Source: The New York Times

6. Authorities confirm death of ISIS leader in Afghanistan
Afghan officials and the Pentagon confirmed Sunday that Abdul Hasib Logari, the head of the Islamic State in Afghanistan, was killed last month during an operation conducted by Afghan and U.S. forces. Two U.S. rangers were killed during the April 27 raid in the eastern province of Nangarhar, along with 35 ISIS fighters and commanders. Hasib became the terror group’s leader in Afghanistan after Hafiz Saeed Khan was killed in a 2016 drone strike. ISIS has been active in the country since 2015. The affiliate, also known as Islamic State Khorasan, has been blamed for several recent attacks, including an assault at Kabul’s main military hospital that left dozens of patients and employees dead.

Source: Reuters, The Associated Press

7. 50,000 evacuated in German town while WWII bombs defused
German authorities evacuated about 50,000 people from the city of Hannover in northern Germany on Sunday while experts defused three British bombs from World War II that were discovered at or near a construction site. The evacuation was the second largest of its kind ever carried out in the country. The bombs were discovered weeks ago, but it took time to come up with a plan to move what amounted to 10 percent of the city’s population out of the danger zone while bomb squads were sent in. Two more suspected bombs turned out to be harmless scrap metal. The city set up programs including museum tours, children’s films, and sports to keep evacuees entertained until it was safe for them to return home in the evening.

Source: NPR, BBC News

8. Trump’s travel ban faces appeals court test
President Trump’s revised temporary travel ban faces a significant test on Monday when a federal appeals court in Richmond, Virginia, will hear arguments on its constitutionality. The first version of the ban, issued in January, restricted travel from seven majority-Muslim countries, even legal permanent residents. Judges blocked the order, and the White House issued the revised ban weeks later, removing Iraq from the list of affected nations and exempting green-card holders, but opponents challenged it, citing Trump’s vow to ban Muslims from entering the U.S. as proof he was discriminating against Muslims based on their religion in violation of the First Amendment’s establishment clause. Administration lawyers say the measure does not target Muslims, but is necessary to provide time to improve vetting procedures to keep out terrorists.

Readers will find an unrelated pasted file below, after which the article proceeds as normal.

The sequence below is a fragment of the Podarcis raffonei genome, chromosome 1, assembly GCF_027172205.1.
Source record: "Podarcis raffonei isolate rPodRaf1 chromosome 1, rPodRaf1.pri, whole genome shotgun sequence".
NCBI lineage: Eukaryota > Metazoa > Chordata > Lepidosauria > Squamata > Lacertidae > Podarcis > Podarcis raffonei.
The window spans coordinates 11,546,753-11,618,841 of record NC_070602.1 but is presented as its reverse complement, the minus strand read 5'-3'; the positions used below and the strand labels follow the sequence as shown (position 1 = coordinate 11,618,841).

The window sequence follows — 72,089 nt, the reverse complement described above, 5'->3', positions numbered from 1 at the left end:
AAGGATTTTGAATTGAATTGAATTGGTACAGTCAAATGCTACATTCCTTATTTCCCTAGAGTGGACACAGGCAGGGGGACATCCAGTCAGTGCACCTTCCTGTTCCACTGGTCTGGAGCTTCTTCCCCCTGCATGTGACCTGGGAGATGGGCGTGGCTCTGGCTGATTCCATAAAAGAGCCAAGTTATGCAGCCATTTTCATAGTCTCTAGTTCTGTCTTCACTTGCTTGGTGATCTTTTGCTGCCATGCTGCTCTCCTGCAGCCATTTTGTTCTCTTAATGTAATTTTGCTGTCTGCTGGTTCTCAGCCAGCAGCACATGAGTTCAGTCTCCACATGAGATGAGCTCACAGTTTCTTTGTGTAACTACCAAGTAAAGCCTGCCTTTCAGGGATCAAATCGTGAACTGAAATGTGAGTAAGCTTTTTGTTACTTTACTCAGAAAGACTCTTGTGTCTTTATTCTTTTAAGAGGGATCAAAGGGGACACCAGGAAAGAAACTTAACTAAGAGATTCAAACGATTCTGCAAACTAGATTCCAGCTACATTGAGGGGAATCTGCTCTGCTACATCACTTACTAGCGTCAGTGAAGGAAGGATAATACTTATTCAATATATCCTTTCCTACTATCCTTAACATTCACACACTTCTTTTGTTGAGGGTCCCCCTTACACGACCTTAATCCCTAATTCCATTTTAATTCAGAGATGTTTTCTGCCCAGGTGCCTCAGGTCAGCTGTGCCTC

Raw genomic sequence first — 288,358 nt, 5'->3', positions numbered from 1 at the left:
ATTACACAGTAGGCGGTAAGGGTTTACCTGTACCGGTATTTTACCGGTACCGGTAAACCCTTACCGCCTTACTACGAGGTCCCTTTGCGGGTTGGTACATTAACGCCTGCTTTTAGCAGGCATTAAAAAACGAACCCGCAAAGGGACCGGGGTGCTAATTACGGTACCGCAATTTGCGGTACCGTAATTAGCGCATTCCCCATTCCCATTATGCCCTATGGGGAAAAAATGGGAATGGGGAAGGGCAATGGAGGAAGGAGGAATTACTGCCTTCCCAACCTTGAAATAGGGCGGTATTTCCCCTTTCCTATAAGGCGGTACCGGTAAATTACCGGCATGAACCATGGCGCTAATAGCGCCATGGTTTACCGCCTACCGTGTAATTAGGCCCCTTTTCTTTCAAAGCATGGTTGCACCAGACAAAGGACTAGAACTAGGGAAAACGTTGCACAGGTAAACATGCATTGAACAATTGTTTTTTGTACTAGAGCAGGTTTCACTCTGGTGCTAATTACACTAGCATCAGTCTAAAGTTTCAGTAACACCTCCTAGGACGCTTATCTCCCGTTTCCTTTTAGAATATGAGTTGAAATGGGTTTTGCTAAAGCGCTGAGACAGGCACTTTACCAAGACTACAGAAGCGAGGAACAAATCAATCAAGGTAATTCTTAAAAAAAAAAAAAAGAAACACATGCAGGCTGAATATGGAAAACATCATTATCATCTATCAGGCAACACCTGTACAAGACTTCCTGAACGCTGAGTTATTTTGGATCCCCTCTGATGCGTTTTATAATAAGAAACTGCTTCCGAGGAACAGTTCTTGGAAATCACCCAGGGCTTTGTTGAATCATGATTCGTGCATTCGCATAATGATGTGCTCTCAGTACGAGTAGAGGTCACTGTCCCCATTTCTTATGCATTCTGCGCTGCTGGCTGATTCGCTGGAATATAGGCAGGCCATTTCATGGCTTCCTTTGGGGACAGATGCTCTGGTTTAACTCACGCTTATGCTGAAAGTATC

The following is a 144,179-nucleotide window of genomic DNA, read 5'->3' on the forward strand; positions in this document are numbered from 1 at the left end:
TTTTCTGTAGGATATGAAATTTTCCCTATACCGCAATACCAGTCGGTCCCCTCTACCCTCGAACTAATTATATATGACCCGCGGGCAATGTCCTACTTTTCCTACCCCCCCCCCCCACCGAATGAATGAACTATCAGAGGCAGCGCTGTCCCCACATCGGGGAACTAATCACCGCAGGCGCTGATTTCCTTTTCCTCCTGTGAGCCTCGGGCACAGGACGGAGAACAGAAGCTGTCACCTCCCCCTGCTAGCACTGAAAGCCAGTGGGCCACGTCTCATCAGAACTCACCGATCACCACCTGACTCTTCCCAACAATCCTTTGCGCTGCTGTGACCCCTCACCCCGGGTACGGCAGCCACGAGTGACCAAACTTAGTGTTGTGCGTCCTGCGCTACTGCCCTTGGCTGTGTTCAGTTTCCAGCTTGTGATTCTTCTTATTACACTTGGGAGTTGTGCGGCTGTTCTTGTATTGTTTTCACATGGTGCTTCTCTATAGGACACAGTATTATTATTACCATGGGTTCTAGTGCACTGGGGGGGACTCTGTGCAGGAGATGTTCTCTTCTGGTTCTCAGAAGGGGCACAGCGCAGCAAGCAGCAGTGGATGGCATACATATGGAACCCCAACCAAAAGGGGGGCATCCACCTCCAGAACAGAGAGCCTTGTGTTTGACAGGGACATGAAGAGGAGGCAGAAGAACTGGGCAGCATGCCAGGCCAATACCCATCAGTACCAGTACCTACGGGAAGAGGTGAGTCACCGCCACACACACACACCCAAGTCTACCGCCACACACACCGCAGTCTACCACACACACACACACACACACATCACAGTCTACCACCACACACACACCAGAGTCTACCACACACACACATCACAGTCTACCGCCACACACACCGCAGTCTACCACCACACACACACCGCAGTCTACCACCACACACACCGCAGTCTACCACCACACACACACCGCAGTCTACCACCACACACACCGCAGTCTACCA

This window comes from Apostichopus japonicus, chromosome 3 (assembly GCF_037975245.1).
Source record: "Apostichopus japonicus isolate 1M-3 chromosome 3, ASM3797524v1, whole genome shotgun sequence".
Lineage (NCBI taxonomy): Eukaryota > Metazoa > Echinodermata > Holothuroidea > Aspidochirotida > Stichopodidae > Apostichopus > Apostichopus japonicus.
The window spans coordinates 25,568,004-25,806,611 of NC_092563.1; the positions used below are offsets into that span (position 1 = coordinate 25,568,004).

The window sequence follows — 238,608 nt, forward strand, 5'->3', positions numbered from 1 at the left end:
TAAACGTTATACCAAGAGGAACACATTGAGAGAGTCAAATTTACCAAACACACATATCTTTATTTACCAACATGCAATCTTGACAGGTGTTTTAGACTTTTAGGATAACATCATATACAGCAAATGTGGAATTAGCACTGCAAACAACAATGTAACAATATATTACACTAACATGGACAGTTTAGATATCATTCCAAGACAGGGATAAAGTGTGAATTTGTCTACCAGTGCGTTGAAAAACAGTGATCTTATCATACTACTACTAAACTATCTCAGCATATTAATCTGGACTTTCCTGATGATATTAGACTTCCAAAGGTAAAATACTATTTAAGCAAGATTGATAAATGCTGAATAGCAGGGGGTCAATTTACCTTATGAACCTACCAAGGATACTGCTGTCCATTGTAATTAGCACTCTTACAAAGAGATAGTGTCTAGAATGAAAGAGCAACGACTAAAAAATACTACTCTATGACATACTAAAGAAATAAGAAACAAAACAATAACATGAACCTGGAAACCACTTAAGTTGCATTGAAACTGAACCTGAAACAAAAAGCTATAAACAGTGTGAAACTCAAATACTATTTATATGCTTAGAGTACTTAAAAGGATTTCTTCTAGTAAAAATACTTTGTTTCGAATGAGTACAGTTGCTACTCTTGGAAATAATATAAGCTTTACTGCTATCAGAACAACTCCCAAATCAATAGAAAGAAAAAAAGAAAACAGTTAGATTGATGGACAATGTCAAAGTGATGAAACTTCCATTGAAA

Source: NPR, USA Today

9. Obama urges lawmakers to preserve ObamaCare
Former President Barack Obama accepted the Profile in Courage award from the John F. Kennedy Presidential Library on Sunday night, and used his speech to call on members of Congress to preserve the Affordable Care Act. Obama urged lawmakers from both parties to have the courage to “champion the vulnerable and the sick and the infirm.” “Courage does not always mean doing what is politically expedient, but what they believe deep in their hearts is right,” he said. The House last week narrowly approved the GOP’s alternative health plan, which supporters say is necessary to protect Americans because ObamaCare is imploding. Obama, in his first remarks since the House vote, praised the courage of lawmakers who voted in 2010 to “insure millions” even if it cost them their seats. The House GOP plan, which could leave millions more Americans uninsured, faces opposition from moderate Republicans in the Senate.

Source: CNN

10. Guardians of the Galaxy Vol. 2 leads the box office with $145 million debut
Guardians of the Galaxy Vol. 2 kicked off the summer movie season by hauling in an estimated $145 million in its North America debut weekend. The sequel, which cost about $350 million to make and market, led the box office with an opening that was 54 percent stronger than the original 2014 hit, which made $94 million in its first weekend on the way to a $773 million worldwide total. Director James Gunn’s hit features an intergalactic band of misfits, and stars Chris Pratt, Zoe Saldana, Dave Bautista, Vin Diesel, and Bradley Cooper. The films have turned what was once a little-known crew in Marvel’s stable of super heroes into a huge franchise.

Source: The Associated Press, The New York Times